A freelance journalist who was briefly taken on to run the newsdesk of a doomed weekly has questioned why his editor was allowed to employ him.
Cambridge First, launched by Archant as a “21st century newspaper” in May 2010, was axed in March with the loss of 12 jobs.
Among those put out of work was Tim Gillett, who had been taken on as the newspaper’s head of content just three weeks before the closure announcement.
Now he has recounted his experiences in a first person piece for HTFP, questioning why his editor Rose Taylor had not been prevented from recruiting him.
Says Tim: “While I cannot blame the editor who took me on, as the decision was clearly as much as a shock for her as it was for me, I find it completely inconceivable that nobody in the company knew of the plans.
“I cannot believe that directors were not even considering closing the paper less than three weeks before the announcement was made – in which case, how could they have allowed the editor to take on new staff?”
Archant has been made aware of Tim’s comments but has so far not made any response to them.
Here is his piece in full.
I’ve been a journalist for about 15 years – I had about three years in local newspapers (Bucks Free Press and Cambridge News) before deciding to take a desk at a local publishing company and work as a freelancer.
In February I contacted Cambridge First with a proposal for a feature. The editor agreed to commission the feature, and also asked if I was interested in a few freelance shifts at the paper. I went along to have a chat about it.
It was then that I was told about the head of content job – I hadn’t been thinking of a full-time job, but the prospect of working for a new paper, providing competition to the established Cambridge News, was tempting. It was on my home patch (three minutes from home on a bike), where I had a lot of contacts, and there was a real appeal for getting out there and digging for news in my home city. So I expressed my interest, worked a few shifts at the paper, and was offered the job a week later.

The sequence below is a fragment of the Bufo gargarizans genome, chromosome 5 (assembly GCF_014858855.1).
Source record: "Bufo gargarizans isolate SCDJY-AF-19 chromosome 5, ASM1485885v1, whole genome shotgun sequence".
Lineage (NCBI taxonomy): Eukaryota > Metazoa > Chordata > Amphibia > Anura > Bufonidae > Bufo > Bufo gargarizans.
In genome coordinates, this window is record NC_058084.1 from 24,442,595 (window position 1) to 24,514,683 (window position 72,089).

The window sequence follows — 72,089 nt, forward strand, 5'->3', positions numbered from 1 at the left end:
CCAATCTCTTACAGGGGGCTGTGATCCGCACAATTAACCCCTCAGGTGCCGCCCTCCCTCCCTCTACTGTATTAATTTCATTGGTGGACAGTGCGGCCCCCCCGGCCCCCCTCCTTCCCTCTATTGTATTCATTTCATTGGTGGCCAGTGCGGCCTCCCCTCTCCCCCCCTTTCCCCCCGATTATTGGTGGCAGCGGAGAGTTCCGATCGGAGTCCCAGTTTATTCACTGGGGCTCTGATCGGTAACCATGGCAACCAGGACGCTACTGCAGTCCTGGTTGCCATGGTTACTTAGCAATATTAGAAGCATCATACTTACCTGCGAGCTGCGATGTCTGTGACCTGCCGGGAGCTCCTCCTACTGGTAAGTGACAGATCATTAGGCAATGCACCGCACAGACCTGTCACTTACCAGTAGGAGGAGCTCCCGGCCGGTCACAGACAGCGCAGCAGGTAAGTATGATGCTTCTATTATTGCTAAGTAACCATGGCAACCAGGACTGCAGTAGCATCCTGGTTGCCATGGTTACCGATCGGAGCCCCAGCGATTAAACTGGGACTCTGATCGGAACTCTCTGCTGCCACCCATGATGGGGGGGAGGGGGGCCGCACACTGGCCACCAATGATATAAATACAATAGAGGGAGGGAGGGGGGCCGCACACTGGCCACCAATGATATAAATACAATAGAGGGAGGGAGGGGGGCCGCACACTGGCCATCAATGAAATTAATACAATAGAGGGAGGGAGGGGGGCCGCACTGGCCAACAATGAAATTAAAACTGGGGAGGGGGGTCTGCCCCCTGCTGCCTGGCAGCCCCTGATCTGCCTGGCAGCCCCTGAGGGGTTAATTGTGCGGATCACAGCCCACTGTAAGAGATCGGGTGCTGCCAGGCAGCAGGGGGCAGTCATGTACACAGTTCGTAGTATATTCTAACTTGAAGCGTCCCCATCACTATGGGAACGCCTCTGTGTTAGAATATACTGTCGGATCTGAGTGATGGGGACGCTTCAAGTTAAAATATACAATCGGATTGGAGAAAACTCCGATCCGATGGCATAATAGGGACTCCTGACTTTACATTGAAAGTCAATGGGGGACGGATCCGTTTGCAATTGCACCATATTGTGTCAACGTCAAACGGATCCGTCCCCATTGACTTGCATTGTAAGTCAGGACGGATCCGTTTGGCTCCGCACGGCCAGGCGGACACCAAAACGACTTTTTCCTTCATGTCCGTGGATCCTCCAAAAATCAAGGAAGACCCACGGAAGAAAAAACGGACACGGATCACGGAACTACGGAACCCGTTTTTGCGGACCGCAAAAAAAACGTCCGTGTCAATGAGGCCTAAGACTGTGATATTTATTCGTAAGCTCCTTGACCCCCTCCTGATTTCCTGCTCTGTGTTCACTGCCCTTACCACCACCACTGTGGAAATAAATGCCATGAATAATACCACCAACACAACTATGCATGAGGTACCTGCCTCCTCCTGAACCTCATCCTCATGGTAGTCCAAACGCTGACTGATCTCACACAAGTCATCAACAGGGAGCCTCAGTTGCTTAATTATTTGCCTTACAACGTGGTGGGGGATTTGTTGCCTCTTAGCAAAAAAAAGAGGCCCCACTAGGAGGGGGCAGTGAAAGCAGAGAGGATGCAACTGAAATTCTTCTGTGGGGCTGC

I’d had some reservations about how strong the newspaper was, and asked for – and was given – assurances. I was told that Archant was totally committed to having a newspaper in Cambridge, that it would remain in the city, that the circulation was about to increase dramatically, and that it was a position with excellent prospects. So I gave notice on my rented desk, informed my clients that I was off to the world of steady work, and prepared myself for my new job.
At the end of my third week at Cambridge First, we were all called into a meeting and informed that the newspaper was going to be closed a week later and that most of us were at risk of redundancy. It was explained that the advertising revenues had never really been high enough to make a profit, and while it was admitted by the directors that the newspaper had been a great success editorially, it was not a success commercially.
While I cannot blame the editor who took me on, as the decision was clearly as much as a shock for her as it was for me, I find it completely inconceivable that nobody in the company knew of the plans. I cannot believe that directors were not even considering closing the paper less than three weeks before the announcement was made – in which case, how could they have allowed the editor to take on new staff?
I’ve been able to pick up a few bits of freelance work since – though nowhere near enough – and the one week’s redundancy pay offered by Archant isn’t going to go very far.
The really ironic thing is that all the sales people on the newspaper were found jobs elsewhere within Archant.